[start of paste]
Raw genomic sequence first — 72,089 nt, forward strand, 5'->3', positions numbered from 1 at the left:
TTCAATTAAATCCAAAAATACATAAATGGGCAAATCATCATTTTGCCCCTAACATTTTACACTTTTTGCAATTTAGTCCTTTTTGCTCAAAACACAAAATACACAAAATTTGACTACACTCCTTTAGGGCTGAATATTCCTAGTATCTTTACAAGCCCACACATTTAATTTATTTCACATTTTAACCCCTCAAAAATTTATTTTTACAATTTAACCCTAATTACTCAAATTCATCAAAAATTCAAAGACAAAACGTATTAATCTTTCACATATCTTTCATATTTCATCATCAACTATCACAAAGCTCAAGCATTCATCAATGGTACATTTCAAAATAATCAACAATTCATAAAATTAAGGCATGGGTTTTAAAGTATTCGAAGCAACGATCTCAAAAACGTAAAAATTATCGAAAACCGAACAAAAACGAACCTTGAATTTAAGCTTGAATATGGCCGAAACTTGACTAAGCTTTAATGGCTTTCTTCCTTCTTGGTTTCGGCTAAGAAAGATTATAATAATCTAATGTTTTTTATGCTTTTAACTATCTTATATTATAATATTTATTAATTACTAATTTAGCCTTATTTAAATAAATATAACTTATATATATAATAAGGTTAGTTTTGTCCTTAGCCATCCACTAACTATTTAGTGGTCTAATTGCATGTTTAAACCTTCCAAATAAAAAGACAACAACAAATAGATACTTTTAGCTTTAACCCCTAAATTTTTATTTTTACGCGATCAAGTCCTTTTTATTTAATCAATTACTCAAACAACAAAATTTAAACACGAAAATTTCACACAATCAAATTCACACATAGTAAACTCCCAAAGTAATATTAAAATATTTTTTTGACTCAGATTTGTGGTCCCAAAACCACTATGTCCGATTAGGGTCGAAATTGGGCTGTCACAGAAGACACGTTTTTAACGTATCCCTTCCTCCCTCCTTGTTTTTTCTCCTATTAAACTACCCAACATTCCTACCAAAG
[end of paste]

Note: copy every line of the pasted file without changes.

Raw genomic sequence first — 72,089 nt, forward strand, 5'->3', positions numbered from 1 at the left:
TTCAATTAAATCCAAAAATACATAAATGGGCAAATCATCATTTTGCCCCTAACATTTTACACTTTTTGCAATTTAGTCCTTTTTGCTCAAAACACAAAATACACAAAATTTGACTACACTCCTTTAGGGCTGAATATTCCTAGTATCTTTACAAGCCCACACATTTAATTTATTTCACATTTTAACCCCTCAAAAATTTATTTTTACAATTTAACCCTAATTACTCAAATTCATCAAAAATTCAAAGACAAAACGTATTAATCTTTCACATATCTTTCATATTTCATCATCAACTATCACAAAGCTCAAGCATTCATCAATGGTACATTTCAAAATAATCAACAATTCATAAAATTAAGGCATGGGTTTTAAAGTATTCGAAGCAACGATCTCAAAAACGTAAAAATTATCGAAAACCGAACAAAAACGAACCTTGAATTTAAGCTTGAATATGGCCGAAACTTGACTAAGCTTTAATGGCTTTCTTCCTTCTTGGTTTCGGCTAAGAAAGATTATAATAATCTAATGTTTTTTATGCTTTTAACTATCTTATATTATAATATTTATTAATTACTAATTTAGCCTTATTTAAATAAATATAACTTATATATATAATAAGGTTAGTTTTGTCCTTAGCCATCCACTAACTATTTAGTGGTCTAATTGCATGTTTAAACCTTCCAAATAAAAAGACAACAACAAATAGATACTTTTAGCTTTAACCCCTAAATTTTTATTTTTACGCGATCAAGTCCTTTTTATTTAATCAATTACTCAAACAACAAAATTTAAACACGAAAATTTCACACAATCAAATTCACACATAGTAAACTCCCAAAGTAATATTAAAATATTTTTTTGACTCAGATTTGTGGTCCCAAAACCACTATGTCCGATTAGGGTCGAAATTGGGCTGTCACAGAAGACACGTTTTTAACGTATCCCTTCCTCCCTCCTTGTTTTTTCTCCTATTAAACTACCCAACATTCCTACCAAAG